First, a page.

Last in the series of challenges for boundary definition of the early Christian community is the work that orthodox Christianity had to perform to define itself in relation to its various, heretical offshoots. Particularly, orthodox Christians faced a significant struggle with heretical groups over the problem of the old and the new, which includes, but is not limited to, the problem of the relationships between the Old and New Testaments. This issue grew especially large in the 2nd and 3rd centuries, and it encompassed problems of sociology (the relationship between Israel and the church), Christology (Jesus’ messiahship), theology (Jesus’ divinity), and eschatology (understanding prophesies of Israel’s scripture in light of Jesus). Moreover, the church had to sort through tensions along canonical-hermeneutical lines by defining how the Old Testament constituted specifically Christian scripture and how Jesus should affect one’s interpretation of it.
The New Testament resolves the problem of the old and the new by placing Christ as the climactic culmination of the old. In Christ, there are both continuity and genuine newness. At first glance, the Old and New Testaments are in some kind of tension, but the early church saw this tension as being resolved in Christ. The New Testament’s gaze is centripetal, looking to Christ in the center of its interpretive framework. For the New Testament writers, Jesus shows that the Old Testament must be understood as part of a story that transcends (even within history) the Old Testament’s own hopes. This position of the church was unstable and hard to defend in the patristic period. In the church’s attempts to stand firm on this unstable ground, many people wrongly tried to resolve the problem of the old and the new. For instance, some people denied the newness of the new in a reactionary mode like Pseudo-Clement, who collapsed the new back into the old by saying that: (1) Jesus is essentially the messiah only of the Jews, according to Jewish expectation, and (2) Christians should live under the law, excepting a few specific commandments. Alternatively, other people emphasized the newness of the new so that it lost its continuity with the old and effectively became foundationless (e.g., Marcion).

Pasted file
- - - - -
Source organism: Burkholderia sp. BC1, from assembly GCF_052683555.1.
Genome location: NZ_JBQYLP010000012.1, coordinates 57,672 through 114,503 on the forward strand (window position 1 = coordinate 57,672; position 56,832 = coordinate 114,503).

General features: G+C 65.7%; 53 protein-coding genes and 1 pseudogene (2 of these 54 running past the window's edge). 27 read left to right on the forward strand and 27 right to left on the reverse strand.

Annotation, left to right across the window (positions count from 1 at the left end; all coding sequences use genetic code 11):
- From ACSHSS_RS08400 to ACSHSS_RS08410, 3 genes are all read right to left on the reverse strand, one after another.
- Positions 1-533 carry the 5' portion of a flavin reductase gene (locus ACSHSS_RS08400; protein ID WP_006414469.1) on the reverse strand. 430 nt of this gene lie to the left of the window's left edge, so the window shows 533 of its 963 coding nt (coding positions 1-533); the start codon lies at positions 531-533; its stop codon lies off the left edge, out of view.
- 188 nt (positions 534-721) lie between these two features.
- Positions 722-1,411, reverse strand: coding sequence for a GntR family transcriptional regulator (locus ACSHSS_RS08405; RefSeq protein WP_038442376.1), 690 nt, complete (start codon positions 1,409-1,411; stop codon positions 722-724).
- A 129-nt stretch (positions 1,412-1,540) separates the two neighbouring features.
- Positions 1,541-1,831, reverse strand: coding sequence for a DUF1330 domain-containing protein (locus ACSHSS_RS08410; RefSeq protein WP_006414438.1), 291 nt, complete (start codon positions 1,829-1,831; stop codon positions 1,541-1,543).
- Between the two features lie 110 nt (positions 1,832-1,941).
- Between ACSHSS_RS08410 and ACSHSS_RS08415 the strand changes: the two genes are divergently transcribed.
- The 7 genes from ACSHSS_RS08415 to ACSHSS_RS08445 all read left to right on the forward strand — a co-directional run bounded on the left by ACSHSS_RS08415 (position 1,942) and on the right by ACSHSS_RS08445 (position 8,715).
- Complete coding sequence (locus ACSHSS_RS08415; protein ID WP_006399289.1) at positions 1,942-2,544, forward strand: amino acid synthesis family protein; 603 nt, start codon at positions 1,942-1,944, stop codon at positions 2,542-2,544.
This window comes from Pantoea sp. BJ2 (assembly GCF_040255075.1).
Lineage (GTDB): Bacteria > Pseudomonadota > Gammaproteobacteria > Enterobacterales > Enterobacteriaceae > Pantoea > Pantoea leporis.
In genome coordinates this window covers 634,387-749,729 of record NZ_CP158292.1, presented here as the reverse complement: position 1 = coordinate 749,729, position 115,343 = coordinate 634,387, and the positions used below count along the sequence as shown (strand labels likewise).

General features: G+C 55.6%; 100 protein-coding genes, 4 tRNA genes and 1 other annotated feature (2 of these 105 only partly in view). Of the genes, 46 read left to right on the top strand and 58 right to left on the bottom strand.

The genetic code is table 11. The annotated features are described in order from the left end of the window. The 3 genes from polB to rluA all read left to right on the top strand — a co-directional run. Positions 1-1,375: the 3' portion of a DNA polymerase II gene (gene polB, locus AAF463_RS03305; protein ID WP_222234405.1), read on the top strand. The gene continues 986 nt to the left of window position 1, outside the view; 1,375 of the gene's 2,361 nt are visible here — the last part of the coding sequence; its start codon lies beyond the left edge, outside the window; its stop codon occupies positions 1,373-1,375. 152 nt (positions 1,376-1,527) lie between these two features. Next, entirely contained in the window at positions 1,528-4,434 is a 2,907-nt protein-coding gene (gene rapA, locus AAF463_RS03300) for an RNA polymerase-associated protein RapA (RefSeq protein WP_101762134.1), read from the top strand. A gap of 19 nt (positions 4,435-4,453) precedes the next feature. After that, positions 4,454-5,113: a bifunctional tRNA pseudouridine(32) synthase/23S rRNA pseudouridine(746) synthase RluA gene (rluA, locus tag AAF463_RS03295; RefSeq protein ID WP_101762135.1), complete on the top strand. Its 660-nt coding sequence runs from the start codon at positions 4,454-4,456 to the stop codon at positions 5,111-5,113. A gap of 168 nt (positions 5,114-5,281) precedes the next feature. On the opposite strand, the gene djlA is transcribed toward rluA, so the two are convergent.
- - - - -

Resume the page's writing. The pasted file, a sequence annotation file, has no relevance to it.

Baur said heresy often preceded orthodoxy so as to make the definition for orthodoxy very vague. Yet, as one examines this picture of early Christianity, a definition for orthodoxy or an orthodox reading of the Old Testament is possible as that segment of Christian thought and practice in the patristic period, which continued wrestling with the problem between the old and new. Orthodoxy refused to take a simple solution to the problem of the old and the new by denying or overly emphasizing the newness of the new.